China’s hostility is only giving a boost to the US Indo-Pacific Policy
China’s assertiveness in the region against countries like India, Japan and Taiwan has resulted in never seen before contracts in the Indo-Pacific region
China’s assertiveness in the Southeast Asian Region is doing more harm than good for the communist nation as the victims of its hostility are now grouping together to isolate it in the region. An opinion piece published in Japanese news portal Nikkei Asian Review, suggests that China’s aggressive behaviour is giving a boost to United States’ President Donald Trump’s Indo-Pacific strategy, a move that might hurt China the most.
Former Advisor at the Pentagon and senior defence analyst at the Rand Corporation, Derek Grossman writes that China’s assertiveness in the region against countries like India, Japan and Taiwan has resulted in never seen before contracts in the Indo-Pacific region taking ahead Trump’s goal of a region ‘free from Chinese coercion.’
It has led to frequent and productive bilateral and multilateral meetings among the nations, he says. One such example is Quadrilateral Security Dialogue which comprises Australia, India, Japan and the US. While Australia on July 1 released a strategic update and force plan to counter China, India has also geared up against its expansionism policy following the ongoing standoff at the Line of Actual Control (LAC). Similarly, Japan on July 14 released its white paper highlighting China’s growing interest in Senkaku Islands.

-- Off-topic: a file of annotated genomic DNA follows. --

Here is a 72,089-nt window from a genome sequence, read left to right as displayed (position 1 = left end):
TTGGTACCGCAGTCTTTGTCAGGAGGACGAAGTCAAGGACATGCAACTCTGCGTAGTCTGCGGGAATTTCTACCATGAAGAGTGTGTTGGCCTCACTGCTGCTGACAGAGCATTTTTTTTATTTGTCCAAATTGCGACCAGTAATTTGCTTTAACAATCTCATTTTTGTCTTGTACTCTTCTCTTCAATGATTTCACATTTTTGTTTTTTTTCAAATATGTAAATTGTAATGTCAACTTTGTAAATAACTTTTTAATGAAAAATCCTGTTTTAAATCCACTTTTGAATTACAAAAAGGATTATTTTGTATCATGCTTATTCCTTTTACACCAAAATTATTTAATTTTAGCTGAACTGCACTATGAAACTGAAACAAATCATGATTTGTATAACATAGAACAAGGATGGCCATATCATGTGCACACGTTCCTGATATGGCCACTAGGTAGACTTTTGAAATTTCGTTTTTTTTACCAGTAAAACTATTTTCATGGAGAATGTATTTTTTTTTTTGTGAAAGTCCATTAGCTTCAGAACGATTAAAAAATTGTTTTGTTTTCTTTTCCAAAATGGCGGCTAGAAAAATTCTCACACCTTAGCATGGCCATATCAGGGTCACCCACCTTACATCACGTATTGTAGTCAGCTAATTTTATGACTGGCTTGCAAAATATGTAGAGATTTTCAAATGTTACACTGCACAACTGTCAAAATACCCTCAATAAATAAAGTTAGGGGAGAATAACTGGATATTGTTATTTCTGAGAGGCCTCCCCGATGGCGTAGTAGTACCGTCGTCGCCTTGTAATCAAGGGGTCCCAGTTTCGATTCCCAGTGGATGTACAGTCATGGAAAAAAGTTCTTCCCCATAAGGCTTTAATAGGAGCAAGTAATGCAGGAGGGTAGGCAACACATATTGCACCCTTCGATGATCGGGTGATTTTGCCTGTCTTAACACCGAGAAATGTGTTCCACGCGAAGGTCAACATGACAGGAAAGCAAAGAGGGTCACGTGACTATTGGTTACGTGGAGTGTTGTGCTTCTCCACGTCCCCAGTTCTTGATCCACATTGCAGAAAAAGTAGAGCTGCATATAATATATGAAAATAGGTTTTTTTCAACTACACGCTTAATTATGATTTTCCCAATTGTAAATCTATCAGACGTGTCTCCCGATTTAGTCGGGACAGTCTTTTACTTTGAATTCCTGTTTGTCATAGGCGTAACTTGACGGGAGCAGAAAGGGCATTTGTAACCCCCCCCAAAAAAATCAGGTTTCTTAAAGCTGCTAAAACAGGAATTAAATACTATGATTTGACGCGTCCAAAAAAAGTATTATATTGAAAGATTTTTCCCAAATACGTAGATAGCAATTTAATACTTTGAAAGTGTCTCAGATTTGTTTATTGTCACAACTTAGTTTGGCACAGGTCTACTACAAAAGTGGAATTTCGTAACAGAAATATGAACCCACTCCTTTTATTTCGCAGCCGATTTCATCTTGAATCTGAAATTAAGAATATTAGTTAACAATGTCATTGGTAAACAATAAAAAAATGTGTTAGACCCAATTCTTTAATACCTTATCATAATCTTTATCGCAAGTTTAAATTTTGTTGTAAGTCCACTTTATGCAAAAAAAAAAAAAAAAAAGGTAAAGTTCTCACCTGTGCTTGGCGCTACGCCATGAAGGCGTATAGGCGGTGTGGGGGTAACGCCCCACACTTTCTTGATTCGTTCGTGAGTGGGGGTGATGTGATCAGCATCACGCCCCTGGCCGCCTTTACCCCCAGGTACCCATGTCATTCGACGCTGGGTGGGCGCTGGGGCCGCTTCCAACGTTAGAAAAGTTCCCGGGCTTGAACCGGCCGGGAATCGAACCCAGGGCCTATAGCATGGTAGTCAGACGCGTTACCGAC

According to Grossman's article, it is actually helping the United States in establishing itself in the region. Taiwan, a nation who has been facing China’s fierceness without bowing down, has found an inclination towards the US. Apart from that, the ASEAN countries have also objected to the Chinese assertiveness.
Vietnam on September 9 welcomed the US’s contributions to maintain peace and stability in the region. At the ASEAN meet, Vietnamese foreign minister said, “We welcome the U.S.’s constructive and responsive contributions to ASEAN’s efforts to maintain the peace, stability, and developments in the South China Sea.” Vietnam is currently bolstering security ties with a range of other countries, including Australia, Japan, and India, Grossman writes further.
Similarly, Malaysia also told the United Nations (UN) on July 29 that it rejects China’s earlier submissions to the UN regarding South China sea sovereignty. Grossman writes that the anti-China sentiment is not just restricted to the Asian region but European countries like France and the United Kingdom have also felt the same. France and the UK and France in 2018 engaged in freedom of navigation operations and presence at sea operations in the South China Sea to challenge Chinese claims, Grossman writes further.
However, there are some countries which continue to choose China over the US giving a pause to the US’ Indo-Pacific strategy. Grossman writes, “Singapore Prime Minister Lee Hsien Loong's July 29 warning to the U.S. to stop ‘treating China as an adversary,’ should also give the U.S. some pause.’
But at the same time, the inclination of Southeast Asian countries towards the US has raised concerns for China with its ministers busy touring Malaysia, Indonesia, Brunei and the Philippines. China is concerned that it might be left with North Korea, Pakistan, Cambodia and Russia as its only friends in the region.